Updated: Sep 23, 2022
The last 2 years have been challenging and interesting, to put it mildly.
I’m one of those people who seeks God for a “word” for the year. In late 2019 as I sought God for that very thing what I heard was not one, but two words: Grateful Vision.
In 2020 what I received was the word: Joy.
Little did I understand that those three words combined would be a compass to a lesson and path God would lead me down as well as allowing me to experience (once again) the pains when I think my way is better.
I am a perfectionist, but I’m just horrible at it (I borrowed that phrase from a good friend). Admittedly, that stung a bit when I realized how accurately that describes me.
#1 - We often see things as we are, not as they actually are.
The tendency for many of us is to see what's happening around us through the filter of our current circumstances. In other words, if our situation is troublesome, difficult and very painful, we tend to see the world around us through that lens.
This can send us in a downward spiral and we find ourselves (not everyone I understand) headed into depression-like mindsets. Even those who are typically glass-half-full folks over time slide towards the half-empty viewpoint.
This can be especially true for those in the midst of recovery and a grieving process. And, the holiday seasons can add to this.
In 2020 and into the first half of 2021, the two words, Grateful Vision, quickly vanished from my daily thinking and I found myself battling my old nemesis depression and anxiety.
It was mid 2021 before God opened my eyes, ears and heart to some cherished wounds, fears and anxiety that I’d been harboring in the deep corners of my soul. That’s where this lesson came to light and the journey out began.
Our Response: 2 Corinthians 10:5 “We destroy arguments and every lofty opinion raised against the knowledge of God, and take every thought captive to obey Christ.”
#2 - Gratefulness is an antidote for Fear and Anxiety
Choosing gratefulness and thankfulness as a focus of our thoughts and daily actions will begin to displace fear and anxiety (anger also by the way) from our hearts. This does not happen by osmosis or accident.
Make a list of items to be grateful for and place them where you can see them every day. Not only read that list but speak the words out loud a couple of times every day. There’s a powerful transaction and impact on our minds as we hear ourselves speak truth over our own lives.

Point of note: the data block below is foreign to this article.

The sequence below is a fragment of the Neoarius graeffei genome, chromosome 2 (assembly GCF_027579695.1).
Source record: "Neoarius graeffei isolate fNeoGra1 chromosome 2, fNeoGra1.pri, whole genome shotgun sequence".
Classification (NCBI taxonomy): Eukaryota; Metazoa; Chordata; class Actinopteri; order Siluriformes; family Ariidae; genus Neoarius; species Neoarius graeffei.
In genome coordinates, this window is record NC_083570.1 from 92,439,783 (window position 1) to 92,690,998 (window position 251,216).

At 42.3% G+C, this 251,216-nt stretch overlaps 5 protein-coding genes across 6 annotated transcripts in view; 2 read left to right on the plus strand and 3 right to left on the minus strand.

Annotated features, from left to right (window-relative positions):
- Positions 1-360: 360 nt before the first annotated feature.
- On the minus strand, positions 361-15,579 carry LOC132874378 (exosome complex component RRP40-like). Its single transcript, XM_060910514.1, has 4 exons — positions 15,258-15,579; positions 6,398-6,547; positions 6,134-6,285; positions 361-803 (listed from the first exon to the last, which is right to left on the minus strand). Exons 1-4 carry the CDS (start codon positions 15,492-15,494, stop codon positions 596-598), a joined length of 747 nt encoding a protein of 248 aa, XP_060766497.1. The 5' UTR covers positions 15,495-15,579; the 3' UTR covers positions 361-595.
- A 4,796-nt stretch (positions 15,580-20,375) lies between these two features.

Seeing gratefulness as part of a daily worship practice is a helpful mindset.
Our Response: The Apostle Paul exhorts us to think this way as he wrote to us in Romans 12:2 “Do not conform to the pattern of this world, but be transformed by the renewing of your mind. Then you will be able to test and approve what God’s will is—his good, pleasing and perfect will.”
#3 - Gratefulness Lets Joy Back In
Have you ever felt like the joy in life has just left the building?
That’s what happens when fear, worry and anxiety have the throne of our hearts and souls. It can feel like darkness or heaviness is constantly sitting within us.
It can become exhausting and a drain on our energy and resources. Thinking becomes foggy or a struggle. The ability to focus for long periods of time becomes difficult. This is exactly what I experienced from mid 2020 to mid 2021. It feels like your emotional tank is almost constantly nearly bone dry or close to it.
Sleep can become disturbed or even if you sleep decently, you wake up tired still. If that connects with you in some way, I’m sure you’re not alone nor are going crazy. After all, the last 2 years kicked many of us around a bit.
This lesson on gratefulness and joy hit me in the midst of God leading me back to a wise counselor who helped me process what I was feeling. He helped me to see how my self talk had become toxic and gently re-focused me back to Jesus.
We have a real enemy that has come to, “steal, kill and destroy”. As part of his deceptive methods he relentlessly works to get our eyes off God and on ourselves. He wants to get us distracted and wrapped up in our own desires and little world.
When fear, anxiety and anger (and the like) wiggle their way into our minds, gratefulness and joy begin to be suffocated. Then, Satan can stand back and let us become our own worst enemy.
The lesson hit me hard during a week long sabbatical in September. Sitting in the woods of a retreat center I heard the thin whisper (still small voice) of the Holy Spirit. What He reminded me of was that all my worries about finances, lack of joy in my soul and having forgotten the call to “Grateful Vision” left me feeling very depleted and fearful.
I was truly living in a crippling fear of any financial calamity (imagined), health issue and feeling like I was failing as a man to provide for my wife in a way I believe she deserves.
The bad news: If I can be honest with you, I hated living this way and what made it worse was the awakening to the truth that I’d walked myself right into the valley of the shadow of death.
The good news: Psalm 23:1- 4
The Lord is my shepherd; I shall not want. He makes me lie down in green pastures.He leads me beside still waters. He restores my soul.
He leads me in paths of righteousness for his name's sake.Even though I walk through the valley of the shadow of death, I will fear no evil, for you are with me; your rod and your staff, they comfort me.
Our Response: Remind ourselves that the Lord is indeed my shepherd. He may not remove us from the valley, but He is walking through the valley with us. He guides, provides and sustains us through it all. He is faithful and will do it.
This song from Josh Baldwin, Evidence continues to be a reminder of the faithfulness of Jesus the Christ in my life. God uses this song yet today to guide me back to the truth of Psalm 23.